New Delhi: A man, whose 19 buffaloes died due to negligent treatment by government doctors, has been awarded a compensation of Rs 20 lakh by the National Consumer Commission.
The apex consumer fora held the treating doctors and Delhi government’s Animal Husbandry Department jointly liable for paying up, giving them four weeks to cough up the compensation.
The Commission bench, headed by Justice DK Jain, took note of the fact that the owner of the buffaloes had to down the shutter on his 45-year-old dairy business, due to the death of 19 of his 22 buffaloes in January 2004.
The three buffaloes who survived were the only ones who were not administered injections by doctors from a Delhi government’s veterinary hospital.
“The complainant, an illiterate landless dairy farmer, depending on income through sale of milk to meet the basic requirements of life involving securing food, fodder, medicine, clothing and shelter, was forced to close down his dairy – his only source of livelihood,” regretted the Commission.
It underlined that the complainant, Shabhu Dayal, was completely dependent on his livestock to earn his daily bread and support his family.
“Keeping in view the complainant’s pitiable plight and having regard to the fact that 19 out of 22 buffaloes… died within a span of three days resulting in the closure of his dairy… the award of the compensation as claimed in the complaint, cannot be held to be excessive or unjust, warranting our interference,” said the Commission.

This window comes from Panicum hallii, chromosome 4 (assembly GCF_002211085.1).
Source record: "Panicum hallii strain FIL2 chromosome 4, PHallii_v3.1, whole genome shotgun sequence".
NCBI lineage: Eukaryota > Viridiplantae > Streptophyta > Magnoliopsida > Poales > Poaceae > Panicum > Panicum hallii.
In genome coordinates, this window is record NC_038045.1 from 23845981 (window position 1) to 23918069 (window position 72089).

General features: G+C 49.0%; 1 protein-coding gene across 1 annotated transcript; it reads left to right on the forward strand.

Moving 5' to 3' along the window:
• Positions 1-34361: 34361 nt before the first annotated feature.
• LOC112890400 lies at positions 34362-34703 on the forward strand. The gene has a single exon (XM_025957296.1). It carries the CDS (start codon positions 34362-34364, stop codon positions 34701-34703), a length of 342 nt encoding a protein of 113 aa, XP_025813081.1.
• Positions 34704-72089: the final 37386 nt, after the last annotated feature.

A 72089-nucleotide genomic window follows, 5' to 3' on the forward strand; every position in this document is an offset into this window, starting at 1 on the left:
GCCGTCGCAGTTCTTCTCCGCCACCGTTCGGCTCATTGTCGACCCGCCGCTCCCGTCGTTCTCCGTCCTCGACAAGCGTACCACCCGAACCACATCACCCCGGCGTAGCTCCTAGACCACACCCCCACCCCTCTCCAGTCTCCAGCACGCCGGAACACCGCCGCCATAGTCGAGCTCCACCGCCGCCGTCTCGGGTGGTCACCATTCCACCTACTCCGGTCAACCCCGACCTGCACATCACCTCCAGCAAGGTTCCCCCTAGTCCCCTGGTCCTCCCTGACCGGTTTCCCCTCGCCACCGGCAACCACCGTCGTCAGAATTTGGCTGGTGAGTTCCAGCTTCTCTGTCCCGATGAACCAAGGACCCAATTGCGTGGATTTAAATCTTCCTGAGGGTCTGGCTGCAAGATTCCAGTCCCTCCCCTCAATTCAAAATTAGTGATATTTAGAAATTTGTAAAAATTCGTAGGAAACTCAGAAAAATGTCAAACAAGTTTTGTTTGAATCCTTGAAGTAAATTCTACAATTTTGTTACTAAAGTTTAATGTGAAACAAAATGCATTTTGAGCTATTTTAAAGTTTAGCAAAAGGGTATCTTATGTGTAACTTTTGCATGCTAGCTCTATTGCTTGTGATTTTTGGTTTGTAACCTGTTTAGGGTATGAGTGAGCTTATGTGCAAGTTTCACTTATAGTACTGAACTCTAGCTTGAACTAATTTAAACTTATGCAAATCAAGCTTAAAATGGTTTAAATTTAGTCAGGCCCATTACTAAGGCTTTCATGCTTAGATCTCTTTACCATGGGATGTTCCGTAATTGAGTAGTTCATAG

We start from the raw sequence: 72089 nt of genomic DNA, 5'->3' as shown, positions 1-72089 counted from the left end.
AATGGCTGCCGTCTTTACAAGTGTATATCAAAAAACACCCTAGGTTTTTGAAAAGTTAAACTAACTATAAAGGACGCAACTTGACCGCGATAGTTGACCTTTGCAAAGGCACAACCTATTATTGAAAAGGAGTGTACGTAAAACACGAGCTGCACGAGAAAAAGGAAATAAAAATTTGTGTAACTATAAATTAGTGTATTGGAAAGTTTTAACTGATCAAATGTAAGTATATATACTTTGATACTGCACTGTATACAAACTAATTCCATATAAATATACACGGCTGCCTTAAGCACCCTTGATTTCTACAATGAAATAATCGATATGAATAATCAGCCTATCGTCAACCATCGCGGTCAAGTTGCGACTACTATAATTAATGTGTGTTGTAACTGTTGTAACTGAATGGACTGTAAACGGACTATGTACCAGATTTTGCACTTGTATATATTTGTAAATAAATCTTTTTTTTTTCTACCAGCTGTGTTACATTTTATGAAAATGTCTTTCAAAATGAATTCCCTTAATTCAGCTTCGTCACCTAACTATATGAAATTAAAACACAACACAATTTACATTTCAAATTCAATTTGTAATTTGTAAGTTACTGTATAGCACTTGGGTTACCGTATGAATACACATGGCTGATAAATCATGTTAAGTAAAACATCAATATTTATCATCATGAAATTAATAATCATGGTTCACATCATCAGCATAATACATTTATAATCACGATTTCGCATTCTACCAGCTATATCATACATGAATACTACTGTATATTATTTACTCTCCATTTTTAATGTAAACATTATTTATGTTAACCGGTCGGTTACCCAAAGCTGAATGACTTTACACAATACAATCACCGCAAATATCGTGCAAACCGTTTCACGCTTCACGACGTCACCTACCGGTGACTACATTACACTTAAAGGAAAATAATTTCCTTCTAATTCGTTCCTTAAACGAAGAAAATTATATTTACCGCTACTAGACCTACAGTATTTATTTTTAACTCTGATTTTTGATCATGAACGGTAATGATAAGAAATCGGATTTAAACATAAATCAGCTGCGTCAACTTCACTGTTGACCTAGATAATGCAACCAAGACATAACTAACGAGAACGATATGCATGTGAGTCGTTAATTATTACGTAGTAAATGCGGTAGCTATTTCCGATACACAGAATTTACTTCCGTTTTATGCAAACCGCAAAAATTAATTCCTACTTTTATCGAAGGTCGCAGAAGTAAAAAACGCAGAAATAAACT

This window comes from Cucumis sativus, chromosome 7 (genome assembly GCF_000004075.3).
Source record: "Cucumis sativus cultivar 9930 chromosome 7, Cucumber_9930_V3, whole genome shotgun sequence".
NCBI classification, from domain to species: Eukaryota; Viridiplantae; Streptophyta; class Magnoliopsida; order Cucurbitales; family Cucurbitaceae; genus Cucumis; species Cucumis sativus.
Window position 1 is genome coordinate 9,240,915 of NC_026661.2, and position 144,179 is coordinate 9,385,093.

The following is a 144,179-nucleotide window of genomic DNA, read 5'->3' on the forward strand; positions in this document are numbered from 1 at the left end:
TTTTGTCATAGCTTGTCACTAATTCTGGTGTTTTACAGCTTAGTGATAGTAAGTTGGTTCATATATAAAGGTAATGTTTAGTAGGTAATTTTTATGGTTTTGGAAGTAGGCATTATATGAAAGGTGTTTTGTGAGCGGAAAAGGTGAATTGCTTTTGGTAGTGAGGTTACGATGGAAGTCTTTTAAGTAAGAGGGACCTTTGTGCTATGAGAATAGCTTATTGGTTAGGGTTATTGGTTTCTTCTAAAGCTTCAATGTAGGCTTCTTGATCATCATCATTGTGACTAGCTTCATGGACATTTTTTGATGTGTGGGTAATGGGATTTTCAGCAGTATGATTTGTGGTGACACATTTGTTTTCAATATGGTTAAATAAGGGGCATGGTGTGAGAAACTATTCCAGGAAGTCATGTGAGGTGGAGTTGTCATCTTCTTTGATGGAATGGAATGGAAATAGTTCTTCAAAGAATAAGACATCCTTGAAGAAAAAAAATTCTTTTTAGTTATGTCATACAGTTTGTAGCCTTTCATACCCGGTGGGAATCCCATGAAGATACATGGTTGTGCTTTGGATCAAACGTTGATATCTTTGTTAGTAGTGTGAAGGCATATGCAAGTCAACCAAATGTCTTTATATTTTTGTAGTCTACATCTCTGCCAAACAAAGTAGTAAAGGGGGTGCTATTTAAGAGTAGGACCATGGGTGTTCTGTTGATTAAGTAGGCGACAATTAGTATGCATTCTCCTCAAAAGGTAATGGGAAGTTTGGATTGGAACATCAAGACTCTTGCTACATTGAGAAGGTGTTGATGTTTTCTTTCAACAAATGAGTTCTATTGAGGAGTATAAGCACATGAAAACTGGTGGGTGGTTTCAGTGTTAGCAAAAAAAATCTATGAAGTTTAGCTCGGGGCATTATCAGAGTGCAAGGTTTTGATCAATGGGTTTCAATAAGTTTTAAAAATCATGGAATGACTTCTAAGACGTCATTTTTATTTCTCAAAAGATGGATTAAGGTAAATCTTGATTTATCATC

It upheld the view, taken by the state consumer commission, that Dayal had to be paid keeping in mind the average price of a buffalo in 2004 and the compensation could not be lacking due to his innocence or wrong calculation. Dayal had not asked for a proper sum.
The Commission ordered the doctors and the Delhi government to pay him Rs 9.4 lakh, along with an interest of 9 percent per annum – total of which comes to be above Rs 20 lakh.
Justice Jain noted that Dayal had been awaiting justice for more than 13 years and the compensation to be awarded should be ‘just’ and ‘fair’.
The Commission rejected the appeal moved by the doctors and the city government, maintaining that negligence of the treating doctors stood established.
When the doctors claimed that buffaloes died due to severe cold, the Commission wondered: “We fail to comprehend any reason as to how the remaining three buffaloes, which were not treated by the team of doctors, survived. They were also exposed to the same weather conditions like the dead buffaloes.”
It also described as “shocking” that even the prescriptions were not put on record by the doctors and that “names of the medicines and injections administered are still a mystery”.